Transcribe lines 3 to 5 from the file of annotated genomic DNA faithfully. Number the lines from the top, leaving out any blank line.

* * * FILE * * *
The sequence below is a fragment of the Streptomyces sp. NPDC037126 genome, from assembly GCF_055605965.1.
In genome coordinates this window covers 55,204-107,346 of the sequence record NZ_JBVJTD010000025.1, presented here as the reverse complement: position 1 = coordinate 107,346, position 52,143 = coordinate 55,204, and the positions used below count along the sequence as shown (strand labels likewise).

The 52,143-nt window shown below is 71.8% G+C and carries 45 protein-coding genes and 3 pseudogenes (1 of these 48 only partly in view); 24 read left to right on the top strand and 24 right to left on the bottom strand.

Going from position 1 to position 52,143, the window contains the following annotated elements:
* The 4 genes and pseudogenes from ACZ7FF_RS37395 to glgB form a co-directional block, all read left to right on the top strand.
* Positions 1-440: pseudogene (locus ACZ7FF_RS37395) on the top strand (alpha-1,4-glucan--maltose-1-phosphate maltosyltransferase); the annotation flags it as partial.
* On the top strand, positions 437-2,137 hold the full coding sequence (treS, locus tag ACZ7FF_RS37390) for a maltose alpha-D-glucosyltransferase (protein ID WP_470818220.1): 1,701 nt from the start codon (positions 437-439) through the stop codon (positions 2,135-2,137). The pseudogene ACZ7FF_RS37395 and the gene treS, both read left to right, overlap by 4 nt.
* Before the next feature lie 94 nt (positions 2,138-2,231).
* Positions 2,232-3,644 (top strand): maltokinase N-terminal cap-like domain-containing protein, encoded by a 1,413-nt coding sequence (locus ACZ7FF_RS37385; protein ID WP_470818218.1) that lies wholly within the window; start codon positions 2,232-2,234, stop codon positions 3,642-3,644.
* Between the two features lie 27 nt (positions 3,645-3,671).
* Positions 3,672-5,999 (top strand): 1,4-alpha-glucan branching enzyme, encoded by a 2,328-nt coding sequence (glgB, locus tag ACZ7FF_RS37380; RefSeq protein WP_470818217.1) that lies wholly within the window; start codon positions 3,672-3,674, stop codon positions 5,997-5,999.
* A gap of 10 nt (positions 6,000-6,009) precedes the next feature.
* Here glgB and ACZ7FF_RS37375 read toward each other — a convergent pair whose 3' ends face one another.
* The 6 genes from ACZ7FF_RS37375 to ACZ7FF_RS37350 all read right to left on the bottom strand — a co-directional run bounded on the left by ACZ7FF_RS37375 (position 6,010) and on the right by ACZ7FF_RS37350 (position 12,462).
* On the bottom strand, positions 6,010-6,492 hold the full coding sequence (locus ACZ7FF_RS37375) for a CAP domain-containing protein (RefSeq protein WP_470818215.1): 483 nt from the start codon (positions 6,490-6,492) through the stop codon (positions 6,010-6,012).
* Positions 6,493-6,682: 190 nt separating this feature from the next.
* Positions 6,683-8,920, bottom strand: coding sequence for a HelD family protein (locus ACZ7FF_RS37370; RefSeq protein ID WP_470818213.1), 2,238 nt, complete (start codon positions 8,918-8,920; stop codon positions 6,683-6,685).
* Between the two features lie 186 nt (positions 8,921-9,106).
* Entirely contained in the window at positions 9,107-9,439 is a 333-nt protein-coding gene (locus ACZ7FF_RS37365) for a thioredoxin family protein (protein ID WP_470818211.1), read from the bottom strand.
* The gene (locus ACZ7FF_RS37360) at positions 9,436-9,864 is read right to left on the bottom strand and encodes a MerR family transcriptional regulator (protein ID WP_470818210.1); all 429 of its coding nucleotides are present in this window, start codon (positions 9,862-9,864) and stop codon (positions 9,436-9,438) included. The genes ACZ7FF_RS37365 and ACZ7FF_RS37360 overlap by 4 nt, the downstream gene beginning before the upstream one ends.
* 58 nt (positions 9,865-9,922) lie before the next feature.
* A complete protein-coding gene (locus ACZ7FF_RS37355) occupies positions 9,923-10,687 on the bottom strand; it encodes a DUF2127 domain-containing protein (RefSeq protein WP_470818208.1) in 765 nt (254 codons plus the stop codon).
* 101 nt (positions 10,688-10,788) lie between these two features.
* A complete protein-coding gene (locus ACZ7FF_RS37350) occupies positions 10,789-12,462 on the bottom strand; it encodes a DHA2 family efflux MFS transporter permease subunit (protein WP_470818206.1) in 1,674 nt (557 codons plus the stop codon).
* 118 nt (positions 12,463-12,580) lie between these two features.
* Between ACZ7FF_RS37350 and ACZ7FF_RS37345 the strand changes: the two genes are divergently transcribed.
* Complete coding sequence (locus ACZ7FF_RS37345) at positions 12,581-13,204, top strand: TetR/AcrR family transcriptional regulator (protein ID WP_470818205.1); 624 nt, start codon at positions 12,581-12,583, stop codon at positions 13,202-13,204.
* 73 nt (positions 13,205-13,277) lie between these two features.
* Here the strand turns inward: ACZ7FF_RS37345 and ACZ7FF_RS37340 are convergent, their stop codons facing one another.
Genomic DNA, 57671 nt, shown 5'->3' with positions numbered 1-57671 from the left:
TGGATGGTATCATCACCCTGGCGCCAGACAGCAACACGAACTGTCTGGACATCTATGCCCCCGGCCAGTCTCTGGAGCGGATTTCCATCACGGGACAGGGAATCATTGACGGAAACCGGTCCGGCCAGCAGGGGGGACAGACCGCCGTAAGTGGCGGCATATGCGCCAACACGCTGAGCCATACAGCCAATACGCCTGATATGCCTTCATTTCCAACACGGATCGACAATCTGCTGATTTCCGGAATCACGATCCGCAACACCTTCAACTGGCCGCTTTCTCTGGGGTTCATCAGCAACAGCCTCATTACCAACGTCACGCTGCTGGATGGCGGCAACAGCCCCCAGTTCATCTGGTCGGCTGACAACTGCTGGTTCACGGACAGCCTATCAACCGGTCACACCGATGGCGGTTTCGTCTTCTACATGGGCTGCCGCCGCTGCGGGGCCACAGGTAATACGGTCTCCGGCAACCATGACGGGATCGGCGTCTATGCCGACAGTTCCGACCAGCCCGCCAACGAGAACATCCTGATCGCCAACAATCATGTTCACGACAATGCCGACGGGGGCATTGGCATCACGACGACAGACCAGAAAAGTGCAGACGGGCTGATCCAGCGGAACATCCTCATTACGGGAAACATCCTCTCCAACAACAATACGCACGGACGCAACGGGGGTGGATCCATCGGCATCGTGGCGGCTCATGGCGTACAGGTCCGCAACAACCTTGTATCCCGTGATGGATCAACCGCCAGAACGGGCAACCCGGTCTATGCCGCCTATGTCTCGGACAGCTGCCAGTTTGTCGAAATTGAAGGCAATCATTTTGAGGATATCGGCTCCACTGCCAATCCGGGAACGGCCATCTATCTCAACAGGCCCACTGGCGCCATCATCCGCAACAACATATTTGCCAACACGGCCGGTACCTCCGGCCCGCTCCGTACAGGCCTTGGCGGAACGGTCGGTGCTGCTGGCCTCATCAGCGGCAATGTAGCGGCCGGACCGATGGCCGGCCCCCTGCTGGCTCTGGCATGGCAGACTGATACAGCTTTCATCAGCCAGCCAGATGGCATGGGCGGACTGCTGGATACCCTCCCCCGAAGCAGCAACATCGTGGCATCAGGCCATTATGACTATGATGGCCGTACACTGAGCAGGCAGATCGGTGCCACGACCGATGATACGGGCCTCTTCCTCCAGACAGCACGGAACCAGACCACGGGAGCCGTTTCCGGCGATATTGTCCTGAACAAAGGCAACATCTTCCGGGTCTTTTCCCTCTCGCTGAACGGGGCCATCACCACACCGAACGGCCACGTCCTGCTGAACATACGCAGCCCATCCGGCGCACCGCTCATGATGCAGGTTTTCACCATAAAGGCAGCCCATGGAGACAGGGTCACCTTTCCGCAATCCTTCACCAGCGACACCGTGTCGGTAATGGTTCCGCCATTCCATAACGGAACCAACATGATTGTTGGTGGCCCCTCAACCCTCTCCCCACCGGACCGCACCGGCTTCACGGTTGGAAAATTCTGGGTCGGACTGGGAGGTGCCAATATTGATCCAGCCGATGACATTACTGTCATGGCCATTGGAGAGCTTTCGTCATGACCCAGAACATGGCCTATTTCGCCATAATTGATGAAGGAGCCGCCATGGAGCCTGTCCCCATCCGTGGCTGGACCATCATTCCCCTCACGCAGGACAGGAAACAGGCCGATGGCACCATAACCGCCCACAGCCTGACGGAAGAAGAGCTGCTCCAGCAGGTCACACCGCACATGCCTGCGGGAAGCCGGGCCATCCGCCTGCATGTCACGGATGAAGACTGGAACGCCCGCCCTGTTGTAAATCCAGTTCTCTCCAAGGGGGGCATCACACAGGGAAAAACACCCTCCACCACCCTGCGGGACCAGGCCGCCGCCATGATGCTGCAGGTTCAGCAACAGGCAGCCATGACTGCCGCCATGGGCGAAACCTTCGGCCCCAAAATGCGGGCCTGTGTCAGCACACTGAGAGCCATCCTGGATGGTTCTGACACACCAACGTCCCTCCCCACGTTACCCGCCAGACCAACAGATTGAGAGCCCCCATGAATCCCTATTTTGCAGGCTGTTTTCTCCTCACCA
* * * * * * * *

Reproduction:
The 52,143-nt window shown below is 71.8% G+C and carries 45 protein-coding genes and 3 pseudogenes (1 of these 48 only partly in view); 24 read left to right on the top strand and 24 right to left on the bottom strand.

Going from position 1 to position 52,143, the window contains the following annotated elements:
* The 4 genes and pseudogenes from ACZ7FF_RS37395 to glgB form a co-directional block, all read left to right on the top strand.